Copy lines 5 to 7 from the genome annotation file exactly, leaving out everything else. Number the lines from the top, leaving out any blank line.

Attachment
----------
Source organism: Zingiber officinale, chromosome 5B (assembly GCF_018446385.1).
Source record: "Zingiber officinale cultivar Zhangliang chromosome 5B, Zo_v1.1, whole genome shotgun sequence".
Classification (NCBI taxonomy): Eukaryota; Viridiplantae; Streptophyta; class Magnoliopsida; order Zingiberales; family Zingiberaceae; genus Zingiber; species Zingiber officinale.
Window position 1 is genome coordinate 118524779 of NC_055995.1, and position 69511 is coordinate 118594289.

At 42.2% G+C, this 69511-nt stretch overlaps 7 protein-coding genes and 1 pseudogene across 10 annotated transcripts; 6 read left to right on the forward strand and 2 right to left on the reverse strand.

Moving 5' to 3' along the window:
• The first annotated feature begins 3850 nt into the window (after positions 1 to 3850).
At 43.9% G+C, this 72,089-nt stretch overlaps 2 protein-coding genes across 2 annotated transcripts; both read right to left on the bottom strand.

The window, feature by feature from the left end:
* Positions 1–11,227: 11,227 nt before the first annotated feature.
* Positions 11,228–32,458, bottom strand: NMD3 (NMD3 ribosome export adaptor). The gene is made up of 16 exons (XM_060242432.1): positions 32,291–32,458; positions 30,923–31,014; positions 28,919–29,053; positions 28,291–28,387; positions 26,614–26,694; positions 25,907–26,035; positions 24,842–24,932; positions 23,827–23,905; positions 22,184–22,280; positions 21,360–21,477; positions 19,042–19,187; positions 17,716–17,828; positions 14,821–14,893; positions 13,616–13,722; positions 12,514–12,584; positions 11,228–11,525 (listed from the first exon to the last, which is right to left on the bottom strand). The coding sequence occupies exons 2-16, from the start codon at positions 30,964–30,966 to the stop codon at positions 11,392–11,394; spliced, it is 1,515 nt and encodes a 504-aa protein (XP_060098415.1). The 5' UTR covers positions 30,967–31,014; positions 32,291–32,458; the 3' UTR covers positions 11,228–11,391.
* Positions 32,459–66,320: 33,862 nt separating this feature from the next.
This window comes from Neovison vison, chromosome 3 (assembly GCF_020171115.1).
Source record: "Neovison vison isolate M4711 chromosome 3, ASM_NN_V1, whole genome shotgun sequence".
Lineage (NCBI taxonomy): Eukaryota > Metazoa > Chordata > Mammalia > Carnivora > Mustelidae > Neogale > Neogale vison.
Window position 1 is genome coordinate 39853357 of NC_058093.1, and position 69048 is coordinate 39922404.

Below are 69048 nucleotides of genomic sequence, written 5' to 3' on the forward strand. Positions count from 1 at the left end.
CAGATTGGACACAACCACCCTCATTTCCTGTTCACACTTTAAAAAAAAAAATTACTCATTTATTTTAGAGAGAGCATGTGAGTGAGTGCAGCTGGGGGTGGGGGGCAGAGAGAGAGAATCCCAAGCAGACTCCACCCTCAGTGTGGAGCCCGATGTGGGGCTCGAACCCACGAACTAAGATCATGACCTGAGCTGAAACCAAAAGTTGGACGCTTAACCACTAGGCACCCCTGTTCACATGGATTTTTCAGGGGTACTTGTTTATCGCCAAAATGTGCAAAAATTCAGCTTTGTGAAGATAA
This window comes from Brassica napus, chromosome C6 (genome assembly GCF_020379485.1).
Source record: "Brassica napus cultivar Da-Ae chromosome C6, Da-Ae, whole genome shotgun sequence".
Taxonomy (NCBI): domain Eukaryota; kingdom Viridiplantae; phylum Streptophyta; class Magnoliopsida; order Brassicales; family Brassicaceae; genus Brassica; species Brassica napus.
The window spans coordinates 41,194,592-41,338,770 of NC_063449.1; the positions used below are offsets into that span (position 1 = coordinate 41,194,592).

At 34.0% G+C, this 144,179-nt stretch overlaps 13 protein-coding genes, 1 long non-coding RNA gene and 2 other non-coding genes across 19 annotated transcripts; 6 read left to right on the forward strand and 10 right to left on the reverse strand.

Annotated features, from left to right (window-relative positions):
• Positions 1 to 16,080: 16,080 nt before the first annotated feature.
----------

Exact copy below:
At 42.2% G+C, this 69511-nt stretch overlaps 7 protein-coding genes and 1 pseudogene across 10 annotated transcripts; 6 read left to right on the forward strand and 2 right to left on the reverse strand.

Moving 5' to 3' along the window:
• The first annotated feature begins 3850 nt into the window (after positions 1 to 3850).